Joe Cabaleiro is executive director at the Pharmacy Compounding Accreditation Board, a nonprofit dedicated to standards and principles for pharmacy compounding. We asked in a phone interview about the role of compounding pharmacies during drug shortages.
Has the drumbeat of drug shortages brought compounding pharmacies into the limelight?
Joe Cabaleiro: Yes, for multiple reasons. First, a lot of shortages involve the basics--electrolytes, for example. They're in regular demand and are relatively straightforward to produce. Second is timing: the level of quality in the compounding industry has improved; the business has evolved; we've become a more viable source. Third, compounding pharmacies are becoming more capable. Some can even step in for shortages of sterile compounds made from non-sterile API.
Are compounding pharmacies becoming the go-to source for those seeking drugs in short supply?
JC: Compounding pharmacies are not licensed manufacturers; they are a pharmacy niche, not a manufacturing niche. They make versions of drugs suitable for patients who have difficulty taking more traditional medications available commercially--those with allergies or requiring a dosage form different from what's commercially available, and formulations for kids of adult drugs, for example.
Some compounding pharmacies are good at making drugs in various formulations: solutions, suspensions, injectables. But the more complex formulations--those involving slow-release matrices, for example--are still problematic. I don't think compounding pharmacies look at themselves as an alternative to drug manufacturers.
Can you envision a compounding-pharmacy/CMO hybrid created solely to avert or resolve drug shortages?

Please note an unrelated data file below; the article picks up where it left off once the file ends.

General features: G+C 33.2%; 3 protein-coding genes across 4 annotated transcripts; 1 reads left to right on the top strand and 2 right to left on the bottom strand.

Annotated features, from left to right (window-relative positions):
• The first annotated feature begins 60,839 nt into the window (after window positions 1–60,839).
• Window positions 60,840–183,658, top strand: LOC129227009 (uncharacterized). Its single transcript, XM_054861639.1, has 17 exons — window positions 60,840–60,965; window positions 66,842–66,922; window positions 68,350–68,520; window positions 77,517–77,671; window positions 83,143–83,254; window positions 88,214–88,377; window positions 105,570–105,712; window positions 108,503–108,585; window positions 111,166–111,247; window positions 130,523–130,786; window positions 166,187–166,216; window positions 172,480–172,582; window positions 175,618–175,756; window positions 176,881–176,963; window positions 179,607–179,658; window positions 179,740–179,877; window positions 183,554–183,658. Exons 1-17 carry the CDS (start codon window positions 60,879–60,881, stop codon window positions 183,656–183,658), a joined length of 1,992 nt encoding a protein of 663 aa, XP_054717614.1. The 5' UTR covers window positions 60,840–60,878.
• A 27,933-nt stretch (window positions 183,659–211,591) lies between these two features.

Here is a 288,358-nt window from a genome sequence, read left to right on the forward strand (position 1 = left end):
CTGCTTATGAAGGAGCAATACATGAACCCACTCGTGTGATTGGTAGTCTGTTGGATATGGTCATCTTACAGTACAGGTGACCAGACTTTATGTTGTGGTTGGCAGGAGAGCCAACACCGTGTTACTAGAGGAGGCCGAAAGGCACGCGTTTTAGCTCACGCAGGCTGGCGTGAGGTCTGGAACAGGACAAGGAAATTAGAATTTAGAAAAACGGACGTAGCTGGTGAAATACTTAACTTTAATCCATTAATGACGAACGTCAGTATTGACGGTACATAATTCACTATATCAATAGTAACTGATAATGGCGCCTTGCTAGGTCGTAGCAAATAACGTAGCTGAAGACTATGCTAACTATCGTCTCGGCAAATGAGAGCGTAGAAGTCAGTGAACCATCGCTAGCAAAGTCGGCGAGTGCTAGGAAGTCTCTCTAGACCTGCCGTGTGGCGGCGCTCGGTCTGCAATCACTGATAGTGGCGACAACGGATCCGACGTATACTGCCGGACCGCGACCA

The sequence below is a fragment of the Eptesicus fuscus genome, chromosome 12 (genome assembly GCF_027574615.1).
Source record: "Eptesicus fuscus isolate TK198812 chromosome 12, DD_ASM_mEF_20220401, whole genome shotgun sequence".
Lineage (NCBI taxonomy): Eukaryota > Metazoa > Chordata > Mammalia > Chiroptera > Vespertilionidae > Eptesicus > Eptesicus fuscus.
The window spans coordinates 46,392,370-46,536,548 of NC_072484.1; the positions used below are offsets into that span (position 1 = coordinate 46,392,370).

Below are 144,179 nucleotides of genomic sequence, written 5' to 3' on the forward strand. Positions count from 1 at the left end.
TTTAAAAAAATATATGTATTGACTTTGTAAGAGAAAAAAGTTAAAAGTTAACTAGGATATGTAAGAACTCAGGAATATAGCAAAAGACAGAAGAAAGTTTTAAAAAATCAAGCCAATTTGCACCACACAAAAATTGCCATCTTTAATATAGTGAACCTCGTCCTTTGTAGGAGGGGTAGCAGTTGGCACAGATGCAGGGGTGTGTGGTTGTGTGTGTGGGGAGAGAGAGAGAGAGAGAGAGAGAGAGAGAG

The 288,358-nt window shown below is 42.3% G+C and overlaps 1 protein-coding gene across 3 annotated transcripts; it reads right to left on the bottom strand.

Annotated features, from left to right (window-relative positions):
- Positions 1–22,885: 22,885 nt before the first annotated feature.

JC: I could imagine that, assuming it could get past the regulatory and intellectual property issues. The FDA doesn't treat pharmacies in the same way it treats manufacturers.
Bioprocessing is inherently more complex than small-molecule drug manufacturing. What role can compounding pharmacies play in biotech drug shortages?
JC: We haven't seen compounding of biopharma drugs to the same level as small molecules. There has been a role, however. Compounding pharmacies would split vials of Genentech's cancer drug Avastin into individual doses that eye doctors used to treat macular degeneration at a fraction of the cost of the big biotech's eye treatment, Lucentis.
Is there a future for compounding pharmacies in biotech?
JC: I can see a future in which compounding pharmacies partner with biotechs as drugs become more specific to the individuals taking them. Collaboration would involve a biotech's intellectual property and a pharmacy's compounding expertise. The more complex the drug, the more compounding pharmacies need to get the training and accreditation for their quality systems and processes to match the risk level of the treatments they're making.